427 Cammer, 427 Series - Ford Mustang Forum
 
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post #1 of 8 (permalink) Old 12-07-2006 Thread Starter
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427 Cammer, 427 Series

I understand that a variant of the 427 series was used in some mustangs during the late 1960's, and that some variants of the 427 Cammer could produce up to 600Bhp....these engines are of particular interest to me as they have a very high compression ratio, of between 10.5, 11.5 and 12.0

How would a stock GT fare if it was fitted with a 427 of some sort or another, how straight forward would the swap be and would todays Mustang be able for the torque produced?

From what I've seen and heard and read, the 427 is a tight fit in most engine bays, and it is recommended that you don't try to fit it in anything smaller than a boss 429, as per this article:

George Boskovich’s ’69 Mustang
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post #2 of 8 (permalink) Old 12-07-2006
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IIRC, the big block boss machines weren't exactly "factory". they were sent out to be modified pretty heavily to accept the big block engines. Most of the mods were engine compartment, and front suspension mods IIRC.

I don't know that I woudl want to shoehorn 600hp into a classic flimsy chassis to start with. The results could be really ugly with a 40 year old unibody.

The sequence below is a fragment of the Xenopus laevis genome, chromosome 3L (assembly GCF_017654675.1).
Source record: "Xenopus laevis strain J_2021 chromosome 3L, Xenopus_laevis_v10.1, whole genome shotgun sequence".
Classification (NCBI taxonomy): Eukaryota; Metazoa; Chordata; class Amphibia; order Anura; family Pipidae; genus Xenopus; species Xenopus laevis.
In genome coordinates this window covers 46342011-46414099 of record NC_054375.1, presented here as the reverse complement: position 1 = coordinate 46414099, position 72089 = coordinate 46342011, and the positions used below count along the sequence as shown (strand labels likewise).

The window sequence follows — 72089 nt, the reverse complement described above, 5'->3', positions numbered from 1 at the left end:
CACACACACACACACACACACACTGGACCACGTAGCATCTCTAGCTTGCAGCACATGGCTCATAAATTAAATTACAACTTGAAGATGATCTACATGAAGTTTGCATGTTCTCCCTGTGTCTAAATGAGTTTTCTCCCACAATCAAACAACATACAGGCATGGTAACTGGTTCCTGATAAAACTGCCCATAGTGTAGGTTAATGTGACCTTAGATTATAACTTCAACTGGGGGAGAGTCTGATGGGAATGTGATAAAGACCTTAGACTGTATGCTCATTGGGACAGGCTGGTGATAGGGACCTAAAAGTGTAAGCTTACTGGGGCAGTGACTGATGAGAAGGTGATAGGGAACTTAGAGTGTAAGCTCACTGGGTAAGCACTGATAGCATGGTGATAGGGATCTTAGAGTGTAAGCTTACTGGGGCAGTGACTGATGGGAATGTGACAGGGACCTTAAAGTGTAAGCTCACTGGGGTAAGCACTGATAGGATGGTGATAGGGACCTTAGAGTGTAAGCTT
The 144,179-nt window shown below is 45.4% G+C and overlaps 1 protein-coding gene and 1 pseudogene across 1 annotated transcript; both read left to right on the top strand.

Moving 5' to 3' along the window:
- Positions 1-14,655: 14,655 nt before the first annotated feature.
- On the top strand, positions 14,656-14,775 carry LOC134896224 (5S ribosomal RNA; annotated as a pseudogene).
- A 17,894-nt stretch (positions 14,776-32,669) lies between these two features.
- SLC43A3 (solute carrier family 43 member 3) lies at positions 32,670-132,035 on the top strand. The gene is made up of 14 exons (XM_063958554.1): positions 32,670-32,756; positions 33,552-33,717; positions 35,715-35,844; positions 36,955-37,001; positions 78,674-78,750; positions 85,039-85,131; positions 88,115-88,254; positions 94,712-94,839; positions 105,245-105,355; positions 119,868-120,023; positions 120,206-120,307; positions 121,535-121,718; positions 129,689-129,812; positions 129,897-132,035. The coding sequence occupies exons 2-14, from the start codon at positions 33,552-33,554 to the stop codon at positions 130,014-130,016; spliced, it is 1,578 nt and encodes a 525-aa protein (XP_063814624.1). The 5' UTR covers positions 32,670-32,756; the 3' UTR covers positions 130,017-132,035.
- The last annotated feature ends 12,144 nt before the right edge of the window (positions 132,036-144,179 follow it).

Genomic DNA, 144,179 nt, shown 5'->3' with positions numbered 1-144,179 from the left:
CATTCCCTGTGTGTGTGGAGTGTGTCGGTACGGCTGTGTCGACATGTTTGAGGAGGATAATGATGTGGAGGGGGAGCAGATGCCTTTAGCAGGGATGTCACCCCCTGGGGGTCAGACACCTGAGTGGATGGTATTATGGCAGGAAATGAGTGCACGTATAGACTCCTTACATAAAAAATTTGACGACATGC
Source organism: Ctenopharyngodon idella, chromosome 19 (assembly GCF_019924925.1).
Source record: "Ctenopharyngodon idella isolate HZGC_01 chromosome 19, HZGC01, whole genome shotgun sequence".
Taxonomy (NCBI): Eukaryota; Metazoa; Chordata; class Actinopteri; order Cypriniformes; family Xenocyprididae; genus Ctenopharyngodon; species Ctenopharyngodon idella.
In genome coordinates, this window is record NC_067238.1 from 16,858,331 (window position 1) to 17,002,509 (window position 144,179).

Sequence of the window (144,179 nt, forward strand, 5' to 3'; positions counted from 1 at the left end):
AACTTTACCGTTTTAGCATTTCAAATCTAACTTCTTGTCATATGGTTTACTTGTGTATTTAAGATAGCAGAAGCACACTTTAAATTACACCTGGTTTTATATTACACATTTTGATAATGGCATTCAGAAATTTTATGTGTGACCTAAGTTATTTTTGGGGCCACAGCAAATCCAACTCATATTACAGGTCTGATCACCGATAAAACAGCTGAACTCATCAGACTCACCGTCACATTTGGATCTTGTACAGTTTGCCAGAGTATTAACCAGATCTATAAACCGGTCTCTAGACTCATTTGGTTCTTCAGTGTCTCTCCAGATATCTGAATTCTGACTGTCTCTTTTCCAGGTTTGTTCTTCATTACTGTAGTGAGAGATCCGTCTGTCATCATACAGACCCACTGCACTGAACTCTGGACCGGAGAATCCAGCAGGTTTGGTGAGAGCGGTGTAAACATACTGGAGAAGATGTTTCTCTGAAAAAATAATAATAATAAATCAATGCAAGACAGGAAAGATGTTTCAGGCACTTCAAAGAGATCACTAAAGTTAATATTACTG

Stick with the small block engine. IIRC, the big block machiens didn't handle exceptionally well either, and were a bear to get stopped. One article I think I remember well enough to quote said that after about 100mph the handling was so bad on these (big block) cars new that you didn't want to go any faster. It had something to do with the weight distribution bias with the big engines, and the weak link front suspension.

Good luck with that.

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post #3 of 8 (permalink) Old 12-07-2006
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Agreed, the big block machines were most definitely made for drag racing, not taking corners. If you want big power in a relatively light car and decent handling, your best best is a supercharger or other power adder on a mod motor or Windsor motor engine.

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post #4 of 8 (permalink) Old 12-09-2006 Thread Starter